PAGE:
However, this did not achieve statistical significance. Interestingly, women who received the greatest benefit in the intervention group had ER-negative breast cancer, indicating that obesity is not a risk factor just for hormone-sensitive cancers.
Risk for Breast Cancer Recurrence
In an excellent review of dozens of studies on breast cancer recurrence and risk factors, Dr. Christopher Li presented data on a number of factors related to either an increase or decrease of developing a second breast cancer.
Factors that increase the relative risk of a second breast cancer include having an elevated Body Mass Index (BMI), smoking, drinking more than one drink per day and having diabetes. Factors that decrease the risk of a second cancer include use of bisphosphonate therapy (most frequently in the setting of osteoporosis) and the use of tamoxifen (See Table I for relative risks).
Again, at this conference, there were a number of posters showing the potential benefit of the drug metformin, used commonly in patients with diabetes, in the outcomes of patients with breast cancer regardless of whether or not they have overt diabetes.
This underscores the importance of preventing an underlying state of inflammation that occurs with both obesity and diabetes in the prevention of future breast cancers. Much more of this concept will continue to be seen in future conferences.
Table I. Factors Related to Risk of Second Breast Cancer:
(*Relative risk of 1.0 means no influence, greater than 1 indicates an increased risk while less than 1 indicates a decrease in risk. All risks reported are statistically significant in one or more studies.)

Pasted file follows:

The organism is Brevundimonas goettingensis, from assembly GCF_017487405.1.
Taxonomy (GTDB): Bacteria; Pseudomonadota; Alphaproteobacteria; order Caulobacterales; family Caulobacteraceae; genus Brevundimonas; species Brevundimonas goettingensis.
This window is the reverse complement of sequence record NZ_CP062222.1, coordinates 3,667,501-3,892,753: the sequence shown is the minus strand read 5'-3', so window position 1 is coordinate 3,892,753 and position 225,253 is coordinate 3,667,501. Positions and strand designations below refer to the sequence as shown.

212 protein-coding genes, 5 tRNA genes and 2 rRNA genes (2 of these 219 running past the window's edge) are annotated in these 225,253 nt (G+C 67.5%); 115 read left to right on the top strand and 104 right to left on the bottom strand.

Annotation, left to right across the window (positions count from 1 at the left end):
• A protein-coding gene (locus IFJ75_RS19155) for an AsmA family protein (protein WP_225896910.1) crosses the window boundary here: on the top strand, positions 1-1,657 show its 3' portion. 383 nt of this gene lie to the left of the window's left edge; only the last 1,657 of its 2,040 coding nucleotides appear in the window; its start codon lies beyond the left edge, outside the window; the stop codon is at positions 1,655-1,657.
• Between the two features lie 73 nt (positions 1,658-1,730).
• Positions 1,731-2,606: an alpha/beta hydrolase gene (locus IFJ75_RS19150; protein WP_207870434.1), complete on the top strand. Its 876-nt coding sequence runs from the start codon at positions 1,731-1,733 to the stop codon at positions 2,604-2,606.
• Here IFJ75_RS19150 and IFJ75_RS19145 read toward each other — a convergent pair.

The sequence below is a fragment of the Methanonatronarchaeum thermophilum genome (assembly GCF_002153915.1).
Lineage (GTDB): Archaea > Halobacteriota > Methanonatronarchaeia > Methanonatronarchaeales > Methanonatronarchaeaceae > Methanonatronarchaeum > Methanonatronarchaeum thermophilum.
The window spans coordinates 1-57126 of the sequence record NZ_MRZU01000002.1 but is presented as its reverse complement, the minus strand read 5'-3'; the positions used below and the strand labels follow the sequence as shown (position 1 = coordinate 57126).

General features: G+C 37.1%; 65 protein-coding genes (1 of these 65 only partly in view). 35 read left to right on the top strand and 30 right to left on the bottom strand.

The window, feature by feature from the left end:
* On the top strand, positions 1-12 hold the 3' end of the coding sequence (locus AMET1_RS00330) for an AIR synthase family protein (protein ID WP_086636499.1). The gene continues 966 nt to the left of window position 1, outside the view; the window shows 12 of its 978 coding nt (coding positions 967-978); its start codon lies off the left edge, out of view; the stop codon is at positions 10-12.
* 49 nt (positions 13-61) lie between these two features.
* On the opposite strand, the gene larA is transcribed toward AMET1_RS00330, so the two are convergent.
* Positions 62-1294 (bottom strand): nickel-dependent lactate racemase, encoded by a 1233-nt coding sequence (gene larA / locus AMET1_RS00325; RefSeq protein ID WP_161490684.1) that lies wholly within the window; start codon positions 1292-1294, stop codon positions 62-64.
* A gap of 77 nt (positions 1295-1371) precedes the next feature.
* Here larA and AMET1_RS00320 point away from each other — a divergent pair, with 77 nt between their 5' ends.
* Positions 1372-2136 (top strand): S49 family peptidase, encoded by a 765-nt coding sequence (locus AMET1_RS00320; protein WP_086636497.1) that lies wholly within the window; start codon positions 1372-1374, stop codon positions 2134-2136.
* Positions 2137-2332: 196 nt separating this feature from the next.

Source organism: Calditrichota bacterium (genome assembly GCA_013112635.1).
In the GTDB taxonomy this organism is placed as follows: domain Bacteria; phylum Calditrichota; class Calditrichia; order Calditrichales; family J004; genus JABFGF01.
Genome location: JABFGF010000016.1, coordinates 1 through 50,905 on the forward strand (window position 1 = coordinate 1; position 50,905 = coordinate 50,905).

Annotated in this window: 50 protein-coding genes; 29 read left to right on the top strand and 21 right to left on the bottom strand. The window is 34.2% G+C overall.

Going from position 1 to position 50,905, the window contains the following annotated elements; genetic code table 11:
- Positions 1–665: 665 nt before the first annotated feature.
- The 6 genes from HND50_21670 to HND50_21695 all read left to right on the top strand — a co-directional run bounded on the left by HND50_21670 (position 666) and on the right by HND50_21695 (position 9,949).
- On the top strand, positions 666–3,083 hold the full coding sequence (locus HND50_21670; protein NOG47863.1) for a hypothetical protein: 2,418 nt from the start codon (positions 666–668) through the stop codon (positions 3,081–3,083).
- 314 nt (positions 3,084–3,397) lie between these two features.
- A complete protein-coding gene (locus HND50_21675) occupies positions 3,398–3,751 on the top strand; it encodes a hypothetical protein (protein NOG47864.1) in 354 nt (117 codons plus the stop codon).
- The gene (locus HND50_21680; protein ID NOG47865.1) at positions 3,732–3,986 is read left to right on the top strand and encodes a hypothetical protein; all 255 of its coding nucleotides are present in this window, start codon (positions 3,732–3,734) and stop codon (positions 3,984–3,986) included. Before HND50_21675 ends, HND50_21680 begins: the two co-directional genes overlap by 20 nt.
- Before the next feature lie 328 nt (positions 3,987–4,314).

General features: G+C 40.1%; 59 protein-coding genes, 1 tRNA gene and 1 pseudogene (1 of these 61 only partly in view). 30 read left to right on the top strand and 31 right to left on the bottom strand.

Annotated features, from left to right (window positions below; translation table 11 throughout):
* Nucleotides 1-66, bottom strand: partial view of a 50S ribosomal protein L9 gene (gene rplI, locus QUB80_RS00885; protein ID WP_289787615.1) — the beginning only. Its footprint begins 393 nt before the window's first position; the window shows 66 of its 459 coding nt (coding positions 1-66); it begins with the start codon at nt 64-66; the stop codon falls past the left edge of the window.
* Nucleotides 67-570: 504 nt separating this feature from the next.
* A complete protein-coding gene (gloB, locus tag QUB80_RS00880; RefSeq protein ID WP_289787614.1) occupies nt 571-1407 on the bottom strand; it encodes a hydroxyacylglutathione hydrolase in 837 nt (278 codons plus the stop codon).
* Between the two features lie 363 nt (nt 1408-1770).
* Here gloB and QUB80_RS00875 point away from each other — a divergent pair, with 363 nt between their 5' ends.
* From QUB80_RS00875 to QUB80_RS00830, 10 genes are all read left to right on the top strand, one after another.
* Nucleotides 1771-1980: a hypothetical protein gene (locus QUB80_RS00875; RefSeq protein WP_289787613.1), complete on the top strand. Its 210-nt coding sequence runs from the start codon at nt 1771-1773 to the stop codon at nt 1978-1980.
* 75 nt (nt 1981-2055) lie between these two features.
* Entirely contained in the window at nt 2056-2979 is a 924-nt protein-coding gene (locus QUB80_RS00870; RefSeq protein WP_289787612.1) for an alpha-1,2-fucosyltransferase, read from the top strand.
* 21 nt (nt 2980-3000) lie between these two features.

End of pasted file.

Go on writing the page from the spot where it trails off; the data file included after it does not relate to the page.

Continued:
Breast Cancer Screening
The Connecticut Experiment
Breast density has been an important focus for researchers and clinicians alike for a number of decades. Women with dense breasts have a four-fold increased risk of developing breast cancer and are more likely to have a breast cancer that cannot be detected easily with mammography alone.
In 2009, Connecticut was the first state to pass a law mandating all women be informed if they have dense breasts based on their mammogram. Unlike the California breast density notification law that went into effect several years later, the Connecticut law mandated that insurance companies cover supplemental screening with either ultrasound or MRI.
Dr. Jean Weigert, presented four years’ worth of data from the “Connecticut Experiment,” which reviewed the screening results from 5 practice sites in Connecticut. All women undergoing screening mammography who had breasts with 50% or greater density on mammography were allowed to have screening breast ultrasound delivered by hand-held ultrasound.
In each year, there was an increase in cancer detection rate of 3.2 per 1000 with the addition of supplemental screening ultrasound. The additional cancers detected were all early stage, with the majority being Stage I, low-grade, and hormone receptor positive. This is similar to the results of the ACRIN 6666 trial. There was a higher positive predictive value (PPV), or percentage of biopsies yielding cancer, by year four at 18%.
This indicates there was a learning curve for radiologists. However, this “improvement” in PPV was accounted for by an increase in the number of women in year four being asked to return in 6 months for short-term follow-up imaging. Interestingly, while screening ultrasound was covered by insurance companies, only 30% of women who qualified for this screening modality actually presented for testing.
Trade-offs to supplemental screening?
The main issue with these results are determining whether or not the benefit of identifying 3 to 4 more breast cancers per 1000 women screened is worth the anxiety of many more negative (benign) biopsies and an increase in cost to both patients and payors alike.